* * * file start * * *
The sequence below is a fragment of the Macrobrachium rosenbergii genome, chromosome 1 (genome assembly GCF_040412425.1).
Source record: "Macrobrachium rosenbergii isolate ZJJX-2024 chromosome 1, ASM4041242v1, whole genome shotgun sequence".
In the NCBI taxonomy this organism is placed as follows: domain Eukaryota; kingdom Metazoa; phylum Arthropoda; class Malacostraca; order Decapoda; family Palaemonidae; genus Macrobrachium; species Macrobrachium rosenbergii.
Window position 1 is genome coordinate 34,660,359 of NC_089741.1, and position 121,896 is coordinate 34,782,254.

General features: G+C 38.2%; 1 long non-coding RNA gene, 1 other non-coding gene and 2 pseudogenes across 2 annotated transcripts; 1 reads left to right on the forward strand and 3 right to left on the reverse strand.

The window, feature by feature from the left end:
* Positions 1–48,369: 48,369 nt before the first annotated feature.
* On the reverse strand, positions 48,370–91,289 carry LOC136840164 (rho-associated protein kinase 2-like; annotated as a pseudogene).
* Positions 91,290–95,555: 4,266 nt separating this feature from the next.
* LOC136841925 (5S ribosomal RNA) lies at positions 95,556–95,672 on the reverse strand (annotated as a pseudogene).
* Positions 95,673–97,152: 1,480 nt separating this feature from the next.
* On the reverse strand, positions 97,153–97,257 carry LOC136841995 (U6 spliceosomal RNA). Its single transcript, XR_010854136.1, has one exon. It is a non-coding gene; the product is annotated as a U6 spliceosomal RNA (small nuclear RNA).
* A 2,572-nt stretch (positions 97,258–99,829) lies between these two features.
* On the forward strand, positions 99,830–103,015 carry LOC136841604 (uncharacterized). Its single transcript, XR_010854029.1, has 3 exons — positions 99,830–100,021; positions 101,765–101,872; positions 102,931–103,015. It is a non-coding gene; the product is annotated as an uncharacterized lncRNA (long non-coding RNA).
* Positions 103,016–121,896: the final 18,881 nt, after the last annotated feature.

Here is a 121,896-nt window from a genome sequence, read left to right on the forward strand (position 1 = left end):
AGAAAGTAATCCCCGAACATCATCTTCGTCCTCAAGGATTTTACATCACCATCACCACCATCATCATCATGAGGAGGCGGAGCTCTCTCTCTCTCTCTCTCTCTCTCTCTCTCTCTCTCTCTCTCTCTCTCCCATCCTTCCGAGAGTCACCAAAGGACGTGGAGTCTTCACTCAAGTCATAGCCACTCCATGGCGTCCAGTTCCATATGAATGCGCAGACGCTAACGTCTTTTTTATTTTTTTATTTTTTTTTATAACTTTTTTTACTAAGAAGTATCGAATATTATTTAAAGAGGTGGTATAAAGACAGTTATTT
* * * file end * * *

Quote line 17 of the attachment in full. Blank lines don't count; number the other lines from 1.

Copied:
AGAAAGTAATCCCCGAACATCATCTTCGTCCTCAAGGATTTTACATCACCATCACCACCATCATCATCATGAGGAGGCGGAGCTCTCTCTCTCTCTCTCTCTCTCTCTCTCTCTCTCTCTCTCTCTCTCTCCCATCCTTCCGAGAGTCACCAAAGGACGTGGAGTCTTCACTCAAGTCATAGCCACTCCATGGCGTCCAGTTCCATATGAATGCGCAGACGCTAACGTCTTTTTTATTTTTTTATTTTTTTTTATAACTTTTTTTACTAAGAAGTATCGAATATTATTTAAAGAGGTGGTATAAAGACAGTTATTT